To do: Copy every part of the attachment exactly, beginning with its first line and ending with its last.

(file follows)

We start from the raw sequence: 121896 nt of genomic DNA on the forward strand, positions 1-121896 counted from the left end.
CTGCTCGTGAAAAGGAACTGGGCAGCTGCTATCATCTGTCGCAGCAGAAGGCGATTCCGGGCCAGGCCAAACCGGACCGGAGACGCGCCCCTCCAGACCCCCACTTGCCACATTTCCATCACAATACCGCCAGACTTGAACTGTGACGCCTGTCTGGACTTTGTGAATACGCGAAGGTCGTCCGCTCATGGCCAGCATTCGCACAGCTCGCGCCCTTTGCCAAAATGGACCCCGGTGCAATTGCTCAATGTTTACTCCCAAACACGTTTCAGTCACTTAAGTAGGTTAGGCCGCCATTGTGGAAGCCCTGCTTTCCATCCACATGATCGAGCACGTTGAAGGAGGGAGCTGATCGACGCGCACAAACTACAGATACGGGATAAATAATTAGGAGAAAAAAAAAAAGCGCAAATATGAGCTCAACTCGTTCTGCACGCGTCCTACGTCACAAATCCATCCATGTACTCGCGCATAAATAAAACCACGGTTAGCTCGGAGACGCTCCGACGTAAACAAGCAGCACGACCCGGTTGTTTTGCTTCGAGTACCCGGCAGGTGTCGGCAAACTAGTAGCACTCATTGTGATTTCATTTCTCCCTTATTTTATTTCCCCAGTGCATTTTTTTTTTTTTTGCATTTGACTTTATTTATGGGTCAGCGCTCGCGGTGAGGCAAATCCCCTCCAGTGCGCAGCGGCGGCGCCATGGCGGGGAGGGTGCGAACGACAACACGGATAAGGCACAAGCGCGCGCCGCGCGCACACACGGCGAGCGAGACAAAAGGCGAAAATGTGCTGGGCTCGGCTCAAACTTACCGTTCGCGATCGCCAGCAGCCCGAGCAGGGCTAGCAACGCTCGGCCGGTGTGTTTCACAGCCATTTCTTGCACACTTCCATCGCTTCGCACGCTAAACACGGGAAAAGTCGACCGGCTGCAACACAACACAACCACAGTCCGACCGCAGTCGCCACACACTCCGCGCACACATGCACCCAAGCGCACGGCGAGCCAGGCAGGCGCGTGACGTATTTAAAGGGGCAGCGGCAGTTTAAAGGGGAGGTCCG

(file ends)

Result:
We start from the raw sequence: 121896 nt of genomic DNA on the forward strand, positions 1-121896 counted from the left end.
CTGCTCGTGAAAAGGAACTGGGCAGCTGCTATCATCTGTCGCAGCAGAAGGCGATTCCGGGCCAGGCCAAACCGGACCGGAGACGCGCCCCTCCAGACCCCCACTTGCCACATTTCCATCACAATACCGCCAGACTTGAACTGTGACGCCTGTCTGGACTTTGTGAATACGCGAAGGTCGTCCGCTCATGGCCAGCATTCGCACAGCTCGCGCCCTTTGCCAAAATGGACCCCGGTGCAATTGCTCAATGTTTACTCCCAAACACGTTTCAGTCACTTAAGTAGGTTAGGCCGCCATTGTGGAAGCCCTGCTTTCCATCCACATGATCGAGCACGTTGAAGGAGGGAGCTGATCGACGCGCACAAACTACAGATACGGGATAAATAATTAGGAGAAAAAAAAAAAGCGCAAATATGAGCTCAACTCGTTCTGCACGCGTCCTACGTCACAAATCCATCCATGTACTCGCGCATAAATAAAACCACGGTTAGCTCGGAGACGCTCCGACGTAAACAAGCAGCACGACCCGGTTGTTTTGCTTCGAGTACCCGGCAGGTGTCGGCAAACTAGTAGCACTCATTGTGATTTCATTTCTCCCTTATTTTATTTCCCCAGTGCATTTTTTTTTTTTTTGCATTTGACTTTATTTATGGGTCAGCGCTCGCGGTGAGGCAAATCCCCTCCAGTGCGCAGCGGCGGCGCCATGGCGGGGAGGGTGCGAACGACAACACGGATAAGGCACAAGCGCGCGCCGCGCGCACACACGGCGAGCGAGACAAAAGGCGAAAATGTGCTGGGCTCGGCTCAAACTTACCGTTCGCGATCGCCAGCAGCCCGAGCAGGGCTAGCAACGCTCGGCCGGTGTGTTTCACAGCCATTTCTTGCACACTTCCATCGCTTCGCACGCTAAACACGGGAAAAGTCGACCGGCTGCAACACAACACAACCACAGTCCGACCGCAGTCGCCACACACTCCGCGCACACATGCACCCAAGCGCACGGCGAGCCAGGCAGGCGCGTGACGTATTTAAAGGGGCAGCGGCAGTTTAAAGGGGAGGTCCG